Whether you go kicking and screaming is something else entirely.
It's a new year. We've fought through 2020 with valor, and honestly, I think we can all agree that we deserve a break. Unfortunately, we are not out of the woods, yet.
There's something to be said about the transitions we make in life. There is a collective awareness of some of them, like the beginning of the new year and the celebration of a birthday, but others are a little less obvious.
So, how do we become more aware of the changes happening in our lives and how do we remain open to applying them to ourselves and our goals?
It's no secret that as much as change is inevitable, more often than not, we are fighting it with everything we've got. This is especially true if these transitioning periods appear out of the blue and surprise us.
Some big examples of unexpected—and often unwelcome—change are sudden loss or death, being fired from your job, having your flight get cancelled while you're already at the airport, or car accidents. Yet, it's ironic that these things actually could be predictable had you been open to their possibilities.
But more than being emotionally thrown off course, there is something about each of these situations, and many others that involve change, that show us some amount of potential.
With death, that should be somewhat predictable. Everyone and everything living on this earth will eventually die. Sure, it may not be timely, but is death truly ever that way?
My suggestion to those of you struggling with these transitions is to sit down and make a list of the ways in which you are learning from the experience and honoring yourself in the process. Just because one part of your life is shifting does not mean you must lose the foundation of yourself as you do it.
And more than that, we are constantly changing in the most minor ways. In fact, I will bet that you are not the same person as you were at five years old. And I bet you won't be the same person at 100 that you are right now.
So, how does this relate to your writing practice? Something I've come to notice through my coaching is the struggle people have with releasing the writer that they have been in order to become the author that they want to be.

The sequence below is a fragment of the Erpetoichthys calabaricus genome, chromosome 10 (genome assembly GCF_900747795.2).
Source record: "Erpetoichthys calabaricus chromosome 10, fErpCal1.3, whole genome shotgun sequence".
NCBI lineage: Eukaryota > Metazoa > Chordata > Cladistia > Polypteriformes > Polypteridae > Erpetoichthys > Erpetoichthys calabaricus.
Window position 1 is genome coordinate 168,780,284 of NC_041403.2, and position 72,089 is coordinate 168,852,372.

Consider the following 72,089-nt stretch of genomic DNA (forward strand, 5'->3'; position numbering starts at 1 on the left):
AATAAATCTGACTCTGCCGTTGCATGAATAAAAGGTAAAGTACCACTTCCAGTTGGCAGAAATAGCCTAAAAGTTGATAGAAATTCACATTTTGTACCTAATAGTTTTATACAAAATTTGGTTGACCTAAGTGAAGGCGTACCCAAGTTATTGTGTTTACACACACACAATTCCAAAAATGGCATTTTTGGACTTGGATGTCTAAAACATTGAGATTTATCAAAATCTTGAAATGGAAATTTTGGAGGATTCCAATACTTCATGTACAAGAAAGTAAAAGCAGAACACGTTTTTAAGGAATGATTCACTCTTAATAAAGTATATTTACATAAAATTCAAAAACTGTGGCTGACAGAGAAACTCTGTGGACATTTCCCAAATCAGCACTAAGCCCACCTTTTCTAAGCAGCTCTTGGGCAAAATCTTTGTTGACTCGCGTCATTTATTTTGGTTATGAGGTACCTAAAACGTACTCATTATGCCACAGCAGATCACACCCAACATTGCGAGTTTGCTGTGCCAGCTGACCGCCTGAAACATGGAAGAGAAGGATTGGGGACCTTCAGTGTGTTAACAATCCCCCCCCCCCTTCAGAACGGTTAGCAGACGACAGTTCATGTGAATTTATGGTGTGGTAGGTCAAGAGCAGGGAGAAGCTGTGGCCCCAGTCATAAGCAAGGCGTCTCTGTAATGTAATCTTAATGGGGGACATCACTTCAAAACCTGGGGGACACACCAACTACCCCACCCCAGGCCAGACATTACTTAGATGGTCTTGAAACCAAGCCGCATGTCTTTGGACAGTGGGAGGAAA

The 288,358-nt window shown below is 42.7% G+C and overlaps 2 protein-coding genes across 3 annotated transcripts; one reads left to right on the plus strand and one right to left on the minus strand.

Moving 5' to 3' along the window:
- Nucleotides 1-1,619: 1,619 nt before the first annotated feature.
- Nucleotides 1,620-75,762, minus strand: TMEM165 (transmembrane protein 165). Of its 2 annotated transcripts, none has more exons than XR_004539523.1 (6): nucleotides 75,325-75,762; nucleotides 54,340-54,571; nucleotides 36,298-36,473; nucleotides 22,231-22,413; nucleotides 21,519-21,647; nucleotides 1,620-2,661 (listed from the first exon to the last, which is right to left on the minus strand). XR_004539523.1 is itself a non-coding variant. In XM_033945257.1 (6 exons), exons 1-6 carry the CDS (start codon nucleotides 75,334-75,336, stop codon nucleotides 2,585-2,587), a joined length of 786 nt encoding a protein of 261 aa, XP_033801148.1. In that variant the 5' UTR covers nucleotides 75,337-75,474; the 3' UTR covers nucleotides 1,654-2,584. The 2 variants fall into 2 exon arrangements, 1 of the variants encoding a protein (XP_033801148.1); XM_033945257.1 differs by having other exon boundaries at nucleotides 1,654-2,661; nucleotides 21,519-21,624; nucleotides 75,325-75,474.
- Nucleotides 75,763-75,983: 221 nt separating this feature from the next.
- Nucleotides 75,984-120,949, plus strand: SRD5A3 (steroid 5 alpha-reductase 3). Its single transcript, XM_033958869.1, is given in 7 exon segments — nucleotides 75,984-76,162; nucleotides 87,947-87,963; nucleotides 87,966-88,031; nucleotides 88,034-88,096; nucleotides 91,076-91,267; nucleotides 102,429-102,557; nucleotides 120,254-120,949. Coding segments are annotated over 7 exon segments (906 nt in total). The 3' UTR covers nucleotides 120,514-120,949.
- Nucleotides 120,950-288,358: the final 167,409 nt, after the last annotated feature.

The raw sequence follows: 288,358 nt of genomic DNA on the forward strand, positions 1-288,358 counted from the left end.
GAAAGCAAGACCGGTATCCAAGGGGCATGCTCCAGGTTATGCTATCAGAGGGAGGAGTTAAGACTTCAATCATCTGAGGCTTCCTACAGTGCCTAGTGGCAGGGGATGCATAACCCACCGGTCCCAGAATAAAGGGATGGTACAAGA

It seems like it would be a simple enough transition, but you would be amazed how many people fear the unknown possibilities that this particular life change has to offer. And this is true for all shifts into new and greater areas of life.
After all, I bet any married couple you speak to will have something to say about the transition they had to make from being engaged to married.
I think at the end of the day, it really comes down to your mindset, though. I mentioned remaining open to the possibilities was key to an easier transition, and this remains true across the board.
Just know that even if the change isn't what you thought it would be, you can always change again.
Survive is finally available for reading!
We look forward to taking you on this journey with us that is already several years in the making!
Lexi Mohney is an award-winning, self published author and a book coach living in Ann Arbor, MI. Throughout her writing and coaching career, she's lived by the motto of "six seconds of insane courage," and worked with her own coaches, groups, and support system to see her Big Audacious Dreams come true. Her greatest goal is to help others achieve success of their own. Her first published piece, Carnal Knowledge, won an award at the 7th Annual Bisexual Book Awards in NYC on June 1, 2019. These days, you can find her working with clients or on her own writing (you can't have writer's block on multiple books at once). Contact her through her website or on social media.